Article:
Exhibition Sport X Manga, YAWARA! © 2021, IOC / C. Leutenegger
The Olympic Museum’s Tokyo 2020/Sport X Manga poster, which distils the essence of Japanese sports manga codes, was designed by Urasawa Naoki.
The Olympic Museum programme poster was designed by Urasawa Naoki. © 2021, IOC
“Sports manga are a particularly popular form of Japanese manga. They appear in weekly magazines, and the matches described generate even greater passions than “real” sport. In this poster, I have concentrated the whole essence of Japanese sports manga. In the bottom-left box, you can see the text meaning “To be continued!” Because, in real manga, readers have to contain their impatience for a whole week to find out what happens next.” – Urasawa Naoki
Urasawa also designed one of the 20 artistic posters for the Tokyo 2020 Games. This series of posters illustrates the full range of genres and styles in Japanese culture, for which Urasawa, one of the most famous manga artists in Japan, is the perfect ambassador.
Tokyo 2020 artistic poster, Urasawa Naoki: Now it’s your turn! © Tokyo 2020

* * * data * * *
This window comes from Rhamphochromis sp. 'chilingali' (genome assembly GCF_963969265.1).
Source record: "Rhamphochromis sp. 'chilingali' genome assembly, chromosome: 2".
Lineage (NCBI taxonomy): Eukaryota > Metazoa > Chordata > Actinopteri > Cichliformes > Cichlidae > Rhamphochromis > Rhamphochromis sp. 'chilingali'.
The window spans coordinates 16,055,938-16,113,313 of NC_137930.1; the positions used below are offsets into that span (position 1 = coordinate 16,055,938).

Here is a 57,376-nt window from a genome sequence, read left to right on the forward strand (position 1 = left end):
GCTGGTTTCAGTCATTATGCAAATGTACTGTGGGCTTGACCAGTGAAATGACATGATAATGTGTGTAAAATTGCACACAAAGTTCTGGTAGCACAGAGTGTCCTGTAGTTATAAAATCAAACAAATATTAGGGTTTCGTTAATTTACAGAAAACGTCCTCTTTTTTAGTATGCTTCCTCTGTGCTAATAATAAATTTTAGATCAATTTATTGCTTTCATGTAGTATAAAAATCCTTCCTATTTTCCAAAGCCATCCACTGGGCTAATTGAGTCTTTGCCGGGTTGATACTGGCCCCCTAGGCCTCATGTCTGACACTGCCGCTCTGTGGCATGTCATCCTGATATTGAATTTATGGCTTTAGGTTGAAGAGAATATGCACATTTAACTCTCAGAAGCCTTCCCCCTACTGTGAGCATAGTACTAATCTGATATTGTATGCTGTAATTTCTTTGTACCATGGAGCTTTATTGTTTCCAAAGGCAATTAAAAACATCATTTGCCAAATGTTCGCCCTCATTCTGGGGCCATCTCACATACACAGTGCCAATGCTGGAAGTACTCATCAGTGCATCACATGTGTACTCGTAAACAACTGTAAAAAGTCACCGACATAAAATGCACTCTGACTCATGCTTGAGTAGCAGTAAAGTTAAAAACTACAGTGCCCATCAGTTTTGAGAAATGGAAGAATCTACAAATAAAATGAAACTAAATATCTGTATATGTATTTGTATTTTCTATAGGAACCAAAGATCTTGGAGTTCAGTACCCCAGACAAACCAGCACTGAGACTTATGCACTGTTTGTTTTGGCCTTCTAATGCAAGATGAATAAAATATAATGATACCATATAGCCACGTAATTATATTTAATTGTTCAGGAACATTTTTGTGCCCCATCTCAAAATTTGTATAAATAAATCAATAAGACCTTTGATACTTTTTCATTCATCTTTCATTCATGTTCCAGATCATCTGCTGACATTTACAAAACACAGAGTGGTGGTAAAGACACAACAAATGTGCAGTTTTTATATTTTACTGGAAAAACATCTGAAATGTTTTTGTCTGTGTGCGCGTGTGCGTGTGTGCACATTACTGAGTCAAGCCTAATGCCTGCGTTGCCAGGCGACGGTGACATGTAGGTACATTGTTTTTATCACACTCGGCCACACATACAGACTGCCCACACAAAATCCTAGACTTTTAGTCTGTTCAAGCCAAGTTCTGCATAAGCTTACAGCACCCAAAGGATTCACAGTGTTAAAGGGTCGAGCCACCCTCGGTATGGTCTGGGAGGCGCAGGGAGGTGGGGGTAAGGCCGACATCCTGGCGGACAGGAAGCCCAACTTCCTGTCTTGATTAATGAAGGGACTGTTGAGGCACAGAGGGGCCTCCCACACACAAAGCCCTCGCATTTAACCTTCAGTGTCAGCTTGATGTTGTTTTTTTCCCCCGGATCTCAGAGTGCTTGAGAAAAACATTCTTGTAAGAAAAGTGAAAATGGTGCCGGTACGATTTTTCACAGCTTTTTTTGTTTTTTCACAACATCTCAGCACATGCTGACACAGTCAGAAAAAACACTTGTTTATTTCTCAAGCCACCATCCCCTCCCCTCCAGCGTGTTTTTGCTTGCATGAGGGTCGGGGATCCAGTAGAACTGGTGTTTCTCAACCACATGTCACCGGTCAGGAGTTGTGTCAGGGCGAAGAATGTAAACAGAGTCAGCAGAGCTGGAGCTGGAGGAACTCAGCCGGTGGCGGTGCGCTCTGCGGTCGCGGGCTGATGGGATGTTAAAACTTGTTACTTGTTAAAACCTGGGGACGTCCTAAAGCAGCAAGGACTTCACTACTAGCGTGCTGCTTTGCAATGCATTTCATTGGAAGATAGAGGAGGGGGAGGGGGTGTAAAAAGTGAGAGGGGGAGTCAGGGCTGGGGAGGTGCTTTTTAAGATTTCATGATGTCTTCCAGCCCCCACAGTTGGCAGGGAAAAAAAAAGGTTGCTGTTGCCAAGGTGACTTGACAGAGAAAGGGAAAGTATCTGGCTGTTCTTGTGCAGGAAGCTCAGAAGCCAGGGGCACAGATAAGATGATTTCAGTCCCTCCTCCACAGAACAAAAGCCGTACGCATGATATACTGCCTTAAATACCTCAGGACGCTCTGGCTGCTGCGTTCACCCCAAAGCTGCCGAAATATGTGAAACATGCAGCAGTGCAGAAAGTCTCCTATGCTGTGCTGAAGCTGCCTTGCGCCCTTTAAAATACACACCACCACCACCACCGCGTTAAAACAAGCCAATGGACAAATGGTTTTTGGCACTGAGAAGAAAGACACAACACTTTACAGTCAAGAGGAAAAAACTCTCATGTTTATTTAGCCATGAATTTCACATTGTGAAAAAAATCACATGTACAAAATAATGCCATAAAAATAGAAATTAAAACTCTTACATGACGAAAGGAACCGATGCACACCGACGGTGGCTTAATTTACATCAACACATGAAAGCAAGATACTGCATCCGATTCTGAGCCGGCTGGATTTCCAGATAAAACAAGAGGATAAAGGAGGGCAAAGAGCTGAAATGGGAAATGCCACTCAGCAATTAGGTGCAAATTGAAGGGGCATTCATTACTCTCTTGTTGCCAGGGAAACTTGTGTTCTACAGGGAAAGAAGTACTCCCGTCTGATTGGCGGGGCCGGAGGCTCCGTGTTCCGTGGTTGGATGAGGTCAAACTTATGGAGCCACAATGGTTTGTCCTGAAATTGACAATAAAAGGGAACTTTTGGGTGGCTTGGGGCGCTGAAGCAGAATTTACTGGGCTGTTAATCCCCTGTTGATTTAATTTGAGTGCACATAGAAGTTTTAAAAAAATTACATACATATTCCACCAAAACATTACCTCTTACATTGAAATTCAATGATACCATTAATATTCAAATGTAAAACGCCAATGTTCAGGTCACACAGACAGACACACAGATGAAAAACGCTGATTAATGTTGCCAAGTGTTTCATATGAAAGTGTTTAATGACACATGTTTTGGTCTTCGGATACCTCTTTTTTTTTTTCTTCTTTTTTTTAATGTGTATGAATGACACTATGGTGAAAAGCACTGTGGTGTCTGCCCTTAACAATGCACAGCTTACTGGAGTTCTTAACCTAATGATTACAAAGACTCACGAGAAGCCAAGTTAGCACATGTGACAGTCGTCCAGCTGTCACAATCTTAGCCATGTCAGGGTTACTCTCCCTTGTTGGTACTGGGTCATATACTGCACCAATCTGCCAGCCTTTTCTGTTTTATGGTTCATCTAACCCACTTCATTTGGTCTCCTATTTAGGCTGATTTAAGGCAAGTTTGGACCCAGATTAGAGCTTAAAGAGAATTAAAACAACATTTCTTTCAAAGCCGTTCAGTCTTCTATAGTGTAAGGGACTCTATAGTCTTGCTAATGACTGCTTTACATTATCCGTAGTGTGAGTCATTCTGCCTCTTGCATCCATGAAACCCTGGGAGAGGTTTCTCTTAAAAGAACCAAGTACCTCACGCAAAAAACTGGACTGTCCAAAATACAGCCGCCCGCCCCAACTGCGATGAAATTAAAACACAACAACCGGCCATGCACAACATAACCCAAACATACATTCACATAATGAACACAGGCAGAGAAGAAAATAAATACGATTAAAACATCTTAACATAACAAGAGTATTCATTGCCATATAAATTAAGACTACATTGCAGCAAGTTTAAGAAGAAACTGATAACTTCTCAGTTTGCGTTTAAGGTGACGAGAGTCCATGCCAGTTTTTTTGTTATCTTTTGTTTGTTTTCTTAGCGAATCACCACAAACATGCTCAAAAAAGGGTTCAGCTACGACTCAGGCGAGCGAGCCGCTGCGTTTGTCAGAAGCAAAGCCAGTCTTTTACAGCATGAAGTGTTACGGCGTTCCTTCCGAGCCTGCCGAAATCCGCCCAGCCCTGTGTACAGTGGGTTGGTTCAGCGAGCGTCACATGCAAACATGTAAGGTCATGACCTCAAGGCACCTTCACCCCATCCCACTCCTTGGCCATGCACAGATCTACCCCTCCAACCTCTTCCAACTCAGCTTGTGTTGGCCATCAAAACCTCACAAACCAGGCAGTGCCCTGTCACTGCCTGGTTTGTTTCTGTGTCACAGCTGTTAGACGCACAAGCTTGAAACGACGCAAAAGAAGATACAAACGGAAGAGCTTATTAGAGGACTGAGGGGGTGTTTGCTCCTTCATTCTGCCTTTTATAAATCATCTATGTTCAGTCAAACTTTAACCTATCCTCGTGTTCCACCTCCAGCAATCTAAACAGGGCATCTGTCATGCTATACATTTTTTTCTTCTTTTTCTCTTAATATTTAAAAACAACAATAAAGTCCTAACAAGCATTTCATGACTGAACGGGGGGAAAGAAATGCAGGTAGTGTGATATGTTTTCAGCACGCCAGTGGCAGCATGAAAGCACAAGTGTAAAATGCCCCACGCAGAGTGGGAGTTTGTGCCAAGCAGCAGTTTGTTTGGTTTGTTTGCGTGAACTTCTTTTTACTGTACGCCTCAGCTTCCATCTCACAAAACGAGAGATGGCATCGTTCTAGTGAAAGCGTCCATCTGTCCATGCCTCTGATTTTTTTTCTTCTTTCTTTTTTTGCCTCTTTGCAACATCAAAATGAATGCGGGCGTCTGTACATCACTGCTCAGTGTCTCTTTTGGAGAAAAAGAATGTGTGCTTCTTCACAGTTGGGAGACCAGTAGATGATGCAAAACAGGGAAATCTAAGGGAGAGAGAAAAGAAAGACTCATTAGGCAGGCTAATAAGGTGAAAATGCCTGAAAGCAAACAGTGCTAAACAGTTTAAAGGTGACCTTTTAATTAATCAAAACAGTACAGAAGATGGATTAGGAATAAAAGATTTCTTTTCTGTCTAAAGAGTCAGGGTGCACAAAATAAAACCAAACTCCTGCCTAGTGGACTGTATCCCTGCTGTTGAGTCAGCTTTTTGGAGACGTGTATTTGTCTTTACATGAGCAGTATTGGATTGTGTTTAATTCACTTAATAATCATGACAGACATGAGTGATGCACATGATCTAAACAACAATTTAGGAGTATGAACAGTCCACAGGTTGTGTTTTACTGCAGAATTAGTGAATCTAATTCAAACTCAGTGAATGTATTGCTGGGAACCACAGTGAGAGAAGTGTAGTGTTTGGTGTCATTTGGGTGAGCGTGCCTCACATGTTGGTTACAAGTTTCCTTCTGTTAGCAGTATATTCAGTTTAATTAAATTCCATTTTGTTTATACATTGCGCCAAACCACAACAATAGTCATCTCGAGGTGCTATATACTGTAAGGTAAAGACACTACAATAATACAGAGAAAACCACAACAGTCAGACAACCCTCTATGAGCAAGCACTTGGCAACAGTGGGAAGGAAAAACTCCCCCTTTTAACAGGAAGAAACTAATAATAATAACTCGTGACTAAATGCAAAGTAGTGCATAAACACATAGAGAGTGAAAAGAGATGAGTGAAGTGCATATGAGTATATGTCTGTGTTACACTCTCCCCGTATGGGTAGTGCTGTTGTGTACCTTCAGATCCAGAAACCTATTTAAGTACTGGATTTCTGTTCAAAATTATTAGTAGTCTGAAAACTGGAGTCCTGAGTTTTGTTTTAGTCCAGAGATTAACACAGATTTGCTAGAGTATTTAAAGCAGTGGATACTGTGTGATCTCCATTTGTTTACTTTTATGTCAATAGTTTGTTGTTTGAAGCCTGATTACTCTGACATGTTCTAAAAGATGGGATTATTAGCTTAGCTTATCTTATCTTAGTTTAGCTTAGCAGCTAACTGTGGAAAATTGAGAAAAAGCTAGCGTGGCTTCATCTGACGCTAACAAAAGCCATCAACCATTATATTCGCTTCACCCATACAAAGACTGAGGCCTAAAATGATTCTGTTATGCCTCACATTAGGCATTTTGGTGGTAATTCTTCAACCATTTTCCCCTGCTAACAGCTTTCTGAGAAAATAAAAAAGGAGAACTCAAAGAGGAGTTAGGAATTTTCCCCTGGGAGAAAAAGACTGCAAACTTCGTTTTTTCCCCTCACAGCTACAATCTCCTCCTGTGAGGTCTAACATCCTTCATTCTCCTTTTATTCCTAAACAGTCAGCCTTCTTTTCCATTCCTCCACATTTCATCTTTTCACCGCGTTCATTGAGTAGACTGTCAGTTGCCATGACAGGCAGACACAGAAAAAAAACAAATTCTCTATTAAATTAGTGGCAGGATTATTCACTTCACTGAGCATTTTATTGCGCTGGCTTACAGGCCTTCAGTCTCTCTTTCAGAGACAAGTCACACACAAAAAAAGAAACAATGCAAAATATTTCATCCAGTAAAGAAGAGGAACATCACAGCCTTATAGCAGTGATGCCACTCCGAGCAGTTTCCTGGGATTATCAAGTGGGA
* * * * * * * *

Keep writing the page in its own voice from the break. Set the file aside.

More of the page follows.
Urasawa divided up his poster into panels, as on the page of a comic book, and once again included the “To be continued!” box like real manga, which keep readers in suspense for the next issue.
On Saturday 12 June 2021, as part of the Museum’s 24 Hours of J-Pop event, which will feature day- and night-time entertainment centred on manga culture and Japanese pop culture, you can attend an online talk by renowned mangaka Urasawa Naoki!
TAKAHASHI Yoichi ( 1960 – )
Yoichi Takahashi prefers for his name to be written in the Western style, with the given name preceding the family name. He had an enormous impact on both manga and sport in the 1980s with Captain Tsubasa. The manga tells the story of Tsubasa Oozora, a young football prodigy who goes from club to club and becomes a global star. Captain Tsubasa is the most well-known sports manga in the world. Not only was it directly responsible for a boom in the popularity of football in Japan, but it also helped popularise manga culture abroad, finding huge success outside the country. Captain Tsubasa has sold over 80 million copies worldwide.